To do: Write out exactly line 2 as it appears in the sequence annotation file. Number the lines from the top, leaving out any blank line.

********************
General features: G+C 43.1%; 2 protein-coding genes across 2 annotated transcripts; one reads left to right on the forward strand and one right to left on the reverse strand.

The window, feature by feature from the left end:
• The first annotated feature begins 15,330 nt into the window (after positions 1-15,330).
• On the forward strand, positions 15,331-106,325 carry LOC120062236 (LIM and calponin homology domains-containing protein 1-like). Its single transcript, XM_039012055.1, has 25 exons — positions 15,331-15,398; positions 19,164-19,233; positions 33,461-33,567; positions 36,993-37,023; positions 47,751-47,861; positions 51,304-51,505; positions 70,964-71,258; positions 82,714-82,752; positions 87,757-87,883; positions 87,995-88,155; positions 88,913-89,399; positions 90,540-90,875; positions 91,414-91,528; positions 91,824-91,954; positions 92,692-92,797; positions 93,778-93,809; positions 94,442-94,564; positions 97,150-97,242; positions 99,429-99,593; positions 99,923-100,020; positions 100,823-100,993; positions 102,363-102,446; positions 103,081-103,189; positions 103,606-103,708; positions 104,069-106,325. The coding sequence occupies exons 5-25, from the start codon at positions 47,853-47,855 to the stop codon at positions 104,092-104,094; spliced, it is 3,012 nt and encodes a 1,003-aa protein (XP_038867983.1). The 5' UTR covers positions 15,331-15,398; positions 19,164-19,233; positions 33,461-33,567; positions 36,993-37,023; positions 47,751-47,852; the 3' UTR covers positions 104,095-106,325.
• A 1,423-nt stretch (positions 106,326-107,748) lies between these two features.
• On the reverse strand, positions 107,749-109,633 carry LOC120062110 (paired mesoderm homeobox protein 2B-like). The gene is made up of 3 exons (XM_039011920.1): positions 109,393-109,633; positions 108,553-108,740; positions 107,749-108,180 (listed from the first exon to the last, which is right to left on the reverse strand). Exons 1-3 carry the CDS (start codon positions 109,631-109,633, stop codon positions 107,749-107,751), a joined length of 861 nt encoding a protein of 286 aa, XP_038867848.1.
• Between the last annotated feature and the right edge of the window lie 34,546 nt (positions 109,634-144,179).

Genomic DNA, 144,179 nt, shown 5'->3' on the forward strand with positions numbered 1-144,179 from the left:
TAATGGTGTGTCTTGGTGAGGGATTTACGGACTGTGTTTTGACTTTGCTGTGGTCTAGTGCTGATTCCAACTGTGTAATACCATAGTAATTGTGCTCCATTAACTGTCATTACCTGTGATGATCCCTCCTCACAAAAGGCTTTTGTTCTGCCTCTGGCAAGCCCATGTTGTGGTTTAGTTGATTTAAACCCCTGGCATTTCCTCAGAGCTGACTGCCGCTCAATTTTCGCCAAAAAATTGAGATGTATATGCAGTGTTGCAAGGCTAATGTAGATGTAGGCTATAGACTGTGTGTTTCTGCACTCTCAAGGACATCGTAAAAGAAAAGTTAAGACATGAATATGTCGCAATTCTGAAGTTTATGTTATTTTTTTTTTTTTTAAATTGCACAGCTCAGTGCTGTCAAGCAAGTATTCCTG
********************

The window, feature by feature from the left end: